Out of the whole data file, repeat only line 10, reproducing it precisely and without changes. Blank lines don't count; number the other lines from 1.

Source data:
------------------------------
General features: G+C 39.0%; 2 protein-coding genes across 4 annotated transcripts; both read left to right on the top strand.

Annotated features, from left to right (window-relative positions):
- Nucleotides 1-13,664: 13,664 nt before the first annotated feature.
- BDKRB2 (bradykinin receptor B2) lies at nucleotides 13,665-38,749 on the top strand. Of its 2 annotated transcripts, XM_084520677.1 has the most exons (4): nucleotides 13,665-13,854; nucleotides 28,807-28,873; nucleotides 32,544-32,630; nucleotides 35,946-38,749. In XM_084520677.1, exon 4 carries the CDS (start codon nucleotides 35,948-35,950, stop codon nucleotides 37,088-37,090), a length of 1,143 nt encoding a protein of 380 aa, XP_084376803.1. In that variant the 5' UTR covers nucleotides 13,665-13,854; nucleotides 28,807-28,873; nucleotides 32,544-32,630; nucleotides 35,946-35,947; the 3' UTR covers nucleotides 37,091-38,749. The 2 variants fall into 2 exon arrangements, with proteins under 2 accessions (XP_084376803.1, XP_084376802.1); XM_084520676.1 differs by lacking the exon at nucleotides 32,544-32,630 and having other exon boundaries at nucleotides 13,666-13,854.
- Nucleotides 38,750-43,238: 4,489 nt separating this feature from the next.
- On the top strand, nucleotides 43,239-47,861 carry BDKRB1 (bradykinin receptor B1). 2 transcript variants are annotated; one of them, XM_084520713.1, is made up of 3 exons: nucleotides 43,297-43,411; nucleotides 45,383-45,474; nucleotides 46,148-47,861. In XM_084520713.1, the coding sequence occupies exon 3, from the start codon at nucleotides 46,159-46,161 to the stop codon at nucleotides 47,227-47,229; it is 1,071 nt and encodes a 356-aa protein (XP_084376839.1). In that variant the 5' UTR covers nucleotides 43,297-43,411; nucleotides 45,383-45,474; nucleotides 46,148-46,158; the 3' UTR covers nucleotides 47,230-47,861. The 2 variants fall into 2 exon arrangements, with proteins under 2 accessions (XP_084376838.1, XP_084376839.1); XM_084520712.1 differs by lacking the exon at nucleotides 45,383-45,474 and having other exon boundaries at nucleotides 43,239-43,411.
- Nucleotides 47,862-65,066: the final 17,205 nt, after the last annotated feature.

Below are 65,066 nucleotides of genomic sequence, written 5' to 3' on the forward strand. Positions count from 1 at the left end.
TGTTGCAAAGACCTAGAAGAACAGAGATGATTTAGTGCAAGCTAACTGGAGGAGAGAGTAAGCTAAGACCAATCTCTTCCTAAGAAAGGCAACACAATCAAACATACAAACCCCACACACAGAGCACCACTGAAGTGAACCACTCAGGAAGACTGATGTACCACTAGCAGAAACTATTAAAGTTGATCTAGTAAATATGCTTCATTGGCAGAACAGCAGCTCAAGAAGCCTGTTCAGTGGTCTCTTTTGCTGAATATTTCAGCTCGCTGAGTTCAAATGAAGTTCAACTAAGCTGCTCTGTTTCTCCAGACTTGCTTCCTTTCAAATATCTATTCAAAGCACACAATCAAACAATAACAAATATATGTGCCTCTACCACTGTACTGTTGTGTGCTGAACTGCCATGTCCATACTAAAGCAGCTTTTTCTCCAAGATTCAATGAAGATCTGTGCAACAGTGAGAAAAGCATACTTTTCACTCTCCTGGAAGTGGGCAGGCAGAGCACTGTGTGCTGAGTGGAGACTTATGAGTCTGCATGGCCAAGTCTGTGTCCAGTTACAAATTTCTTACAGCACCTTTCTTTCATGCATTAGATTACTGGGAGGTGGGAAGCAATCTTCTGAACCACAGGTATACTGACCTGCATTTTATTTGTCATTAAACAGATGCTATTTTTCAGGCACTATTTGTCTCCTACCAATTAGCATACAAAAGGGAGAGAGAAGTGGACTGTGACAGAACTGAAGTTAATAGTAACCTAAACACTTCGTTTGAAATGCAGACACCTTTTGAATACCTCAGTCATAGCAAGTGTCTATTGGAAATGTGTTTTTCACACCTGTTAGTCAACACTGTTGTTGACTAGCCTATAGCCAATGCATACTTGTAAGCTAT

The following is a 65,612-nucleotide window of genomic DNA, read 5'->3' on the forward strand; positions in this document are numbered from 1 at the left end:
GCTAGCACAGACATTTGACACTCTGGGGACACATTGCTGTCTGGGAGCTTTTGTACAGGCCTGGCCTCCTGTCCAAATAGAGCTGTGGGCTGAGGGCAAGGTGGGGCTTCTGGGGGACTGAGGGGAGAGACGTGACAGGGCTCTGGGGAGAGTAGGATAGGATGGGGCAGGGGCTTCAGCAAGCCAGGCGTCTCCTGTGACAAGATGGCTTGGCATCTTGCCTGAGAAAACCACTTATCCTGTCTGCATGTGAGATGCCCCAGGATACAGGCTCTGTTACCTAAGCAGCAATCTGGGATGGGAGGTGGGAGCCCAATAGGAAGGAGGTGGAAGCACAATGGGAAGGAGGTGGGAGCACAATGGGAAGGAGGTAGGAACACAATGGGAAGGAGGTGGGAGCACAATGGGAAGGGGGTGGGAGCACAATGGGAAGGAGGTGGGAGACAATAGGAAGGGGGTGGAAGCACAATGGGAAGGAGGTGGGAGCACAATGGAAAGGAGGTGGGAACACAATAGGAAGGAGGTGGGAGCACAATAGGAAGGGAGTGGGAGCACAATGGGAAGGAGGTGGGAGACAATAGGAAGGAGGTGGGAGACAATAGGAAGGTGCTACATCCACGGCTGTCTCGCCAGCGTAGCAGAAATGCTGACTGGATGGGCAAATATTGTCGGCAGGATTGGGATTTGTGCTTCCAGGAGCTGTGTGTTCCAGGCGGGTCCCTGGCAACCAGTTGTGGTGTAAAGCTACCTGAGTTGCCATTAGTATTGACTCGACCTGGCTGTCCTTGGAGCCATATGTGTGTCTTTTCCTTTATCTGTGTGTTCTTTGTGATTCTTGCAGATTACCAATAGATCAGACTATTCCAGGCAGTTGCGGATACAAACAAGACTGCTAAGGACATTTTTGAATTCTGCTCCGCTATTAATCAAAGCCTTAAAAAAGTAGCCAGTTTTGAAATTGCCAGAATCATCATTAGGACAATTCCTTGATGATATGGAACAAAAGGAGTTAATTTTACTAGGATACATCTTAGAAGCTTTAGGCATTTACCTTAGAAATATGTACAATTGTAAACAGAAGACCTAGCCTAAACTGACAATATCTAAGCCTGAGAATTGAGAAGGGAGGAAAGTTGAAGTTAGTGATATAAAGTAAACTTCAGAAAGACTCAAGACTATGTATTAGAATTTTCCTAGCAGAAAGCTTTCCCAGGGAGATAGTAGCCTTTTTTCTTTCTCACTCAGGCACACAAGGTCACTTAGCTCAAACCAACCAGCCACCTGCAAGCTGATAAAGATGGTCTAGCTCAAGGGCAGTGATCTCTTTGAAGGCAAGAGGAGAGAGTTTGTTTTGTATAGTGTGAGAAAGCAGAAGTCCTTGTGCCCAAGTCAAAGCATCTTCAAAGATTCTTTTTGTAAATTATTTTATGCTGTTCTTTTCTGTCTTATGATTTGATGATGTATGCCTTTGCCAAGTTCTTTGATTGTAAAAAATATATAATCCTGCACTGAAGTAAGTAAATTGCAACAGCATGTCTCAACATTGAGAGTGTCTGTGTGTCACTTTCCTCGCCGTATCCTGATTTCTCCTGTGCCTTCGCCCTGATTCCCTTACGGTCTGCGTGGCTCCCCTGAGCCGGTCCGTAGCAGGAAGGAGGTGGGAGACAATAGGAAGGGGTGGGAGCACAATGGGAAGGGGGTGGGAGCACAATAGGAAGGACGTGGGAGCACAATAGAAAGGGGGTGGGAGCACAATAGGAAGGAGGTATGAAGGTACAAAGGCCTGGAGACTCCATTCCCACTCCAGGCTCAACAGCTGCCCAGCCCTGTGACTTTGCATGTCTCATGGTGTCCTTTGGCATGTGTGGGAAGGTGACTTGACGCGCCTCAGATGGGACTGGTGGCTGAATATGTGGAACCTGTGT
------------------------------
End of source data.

The following is a 65,612-nucleotide window of genomic DNA, read 5'->3' on the forward strand; positions in this document are numbered from 1 at the left end: